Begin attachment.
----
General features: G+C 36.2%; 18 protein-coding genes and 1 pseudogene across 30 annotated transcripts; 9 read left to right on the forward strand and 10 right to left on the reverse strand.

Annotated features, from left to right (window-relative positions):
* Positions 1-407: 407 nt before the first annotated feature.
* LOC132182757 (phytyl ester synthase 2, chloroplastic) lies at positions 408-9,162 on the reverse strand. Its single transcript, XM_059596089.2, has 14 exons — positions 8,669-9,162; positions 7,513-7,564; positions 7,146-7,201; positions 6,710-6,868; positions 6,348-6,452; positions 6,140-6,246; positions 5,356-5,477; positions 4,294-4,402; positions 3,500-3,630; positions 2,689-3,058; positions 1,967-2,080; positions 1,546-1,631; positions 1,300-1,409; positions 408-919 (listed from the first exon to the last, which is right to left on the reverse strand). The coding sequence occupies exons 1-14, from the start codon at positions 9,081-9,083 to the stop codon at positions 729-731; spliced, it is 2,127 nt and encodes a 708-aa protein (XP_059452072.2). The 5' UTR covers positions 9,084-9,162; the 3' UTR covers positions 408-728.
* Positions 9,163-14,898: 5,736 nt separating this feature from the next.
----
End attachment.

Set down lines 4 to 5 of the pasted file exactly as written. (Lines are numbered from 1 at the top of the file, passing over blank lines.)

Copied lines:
* LOC132182757 (phytyl ester synthase 2, chloroplastic) lies at positions 408-9,162 on the reverse strand. Its single transcript, XM_059596089.2, has 14 exons — positions 8,669-9,162; positions 7,513-7,564; positions 7,146-7,201; positions 6,710-6,868; positions 6,348-6,452; positions 6,140-6,246; positions 5,356-5,477; positions 4,294-4,402; positions 3,500-3,630; positions 2,689-3,058; positions 1,967-2,080; positions 1,546-1,631; positions 1,300-1,409; positions 408-919 (listed from the first exon to the last, which is right to left on the reverse strand). The coding sequence occupies exons 1-14, from the start codon at positions 9,081-9,083 to the stop codon at positions 729-731; spliced, it is 2,127 nt and encodes a 708-aa protein (XP_059452072.2). The 5' UTR covers positions 9,084-9,162; the 3' UTR covers positions 408-728.
* Positions 9,163-14,898: 5,736 nt separating this feature from the next.